All the rocks that outcrop within the Leeds district are sedimentary rocks. This means that they were formed from the remains of previously existing rocks that have been broken down by weathering, transported by water, wind or ice (or a combination of), either as fragments or solutions, before being deposited as layers of soft sediment. Conversion from soft sediment to hard rock is achieved by a process called lithification. This involves compaction of the sediment, whereby grains are forced closer together, and cementation, whereby mineral salts that are dissolved in water trapped between grains or passing through the sediment, crystallise in the spaces between grains, binding them together.
Individual layers of sedimentary rocks are known as beds and can vary in thickness from less than a millimetre up to several metres. The boundaries between beds are called bedding planes and these often form observable patterns or distinctive shapes known as sedimentary structures. These structures are an indication of the conditions and the environment that the original sediment was deposited in. The most common sedimentary structures seen in sandstones in the Leeds district are cross-bedding and ripple marks.
There are a number of ways that sedimentary rocks can be placed into groups; one method uses the origin of the material they are made of:
Clastic rocks:composed of fragments (grains) of previously existing rocks and/or minerals.
Chemical rocks:composed of minerals precipitated from solutions.
Organic rocks: composed of the remains of once living organisms.
The size, shape and composition of grains vary greatly. These characteristics, when combined with sedimentary structures formed at the time of deposition, can be used to determine the conditions under which the sediment was formed. For example:
Grain size is an indication of the strength of the fluid current that transported and deposited the grains. The larger the grains, the stronger the current.
Grain shape is an indication of the amount of wear the fragment has experienced; the more rounded a grain is, the more wear it has suffered.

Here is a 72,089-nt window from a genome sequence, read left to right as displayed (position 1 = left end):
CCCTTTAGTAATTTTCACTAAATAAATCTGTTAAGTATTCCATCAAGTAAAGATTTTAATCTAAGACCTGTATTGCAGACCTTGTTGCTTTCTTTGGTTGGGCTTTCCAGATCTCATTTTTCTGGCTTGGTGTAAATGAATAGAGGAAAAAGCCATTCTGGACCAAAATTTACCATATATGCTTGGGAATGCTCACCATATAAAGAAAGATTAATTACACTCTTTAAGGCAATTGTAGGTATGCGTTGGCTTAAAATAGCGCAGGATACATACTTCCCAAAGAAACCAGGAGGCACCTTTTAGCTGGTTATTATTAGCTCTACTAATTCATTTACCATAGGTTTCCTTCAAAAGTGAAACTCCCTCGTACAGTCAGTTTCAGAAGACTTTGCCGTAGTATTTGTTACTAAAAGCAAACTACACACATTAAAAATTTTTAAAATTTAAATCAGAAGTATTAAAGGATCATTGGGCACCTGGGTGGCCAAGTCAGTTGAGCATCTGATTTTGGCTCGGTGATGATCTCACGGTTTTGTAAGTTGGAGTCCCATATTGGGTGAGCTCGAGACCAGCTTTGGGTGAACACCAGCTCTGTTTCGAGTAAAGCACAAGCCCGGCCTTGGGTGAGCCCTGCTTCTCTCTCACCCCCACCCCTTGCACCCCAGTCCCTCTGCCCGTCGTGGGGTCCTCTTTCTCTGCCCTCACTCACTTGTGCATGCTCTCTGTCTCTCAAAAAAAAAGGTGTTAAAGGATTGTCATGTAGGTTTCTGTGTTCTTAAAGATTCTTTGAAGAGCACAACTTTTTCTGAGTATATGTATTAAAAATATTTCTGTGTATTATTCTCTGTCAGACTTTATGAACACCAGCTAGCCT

Grain composition is an indication of the parent rock as well as the amount of wear the sediment experienced. The greater the proportion of resistant minerals in a rock (such as quartz) is an indication of greater wear.
Clastic rocks are sub-divided on size of their fragments.
These are rocks composed of grains that are between 0.0625 – 2 mm in diameter andso can be very variable. Sandstones that occur in the Leeds district include:
Gritstone(Figure 1) – These are coarse-grained sandstones with most of their grains being at the upper end of thesize range, along with ones bigger than 2mm. Grains are angular in shape and consist of different types ofmineral and rock fragments. There are many layers of gritstones in the Millstone Grit Group some of which canbe traced over a wide area. The most distinctive units have been given names that relate to the place wherethey are best seen e.g., Guiseley Grit, or their character e.g. the Rough Rock – a very pebbly grit, or acombination of both e.g, Huddersfield White Rock.
Figure 1 – Gritstone
Within the Leeds district nearly all gritstones were formed in large rivers.
Sandstone (Figure 2) – These are made of grains that lie within the size range for the group and can be described as being coarse, medium or fine grained depending the size of the majority of grains. The grains areusually sub-angular in shape and most are made of the mineral quartz.
Figure 2 – Sandstone
Most sandstones in the Leeds district were formed in large rivers and deltas.
Flagstones (Figure 3) – Theseare composed of fine to medium sized grains and the rock readilysplits into layers afew centimetres thick. This is because they were originally deposited as thin layers of sediment and it is alongthe bedding planes that the rock breaks.
Figure 3 – Flagstone
Most flagstones in the Leeds district were formed in rivers, deltas and lakes.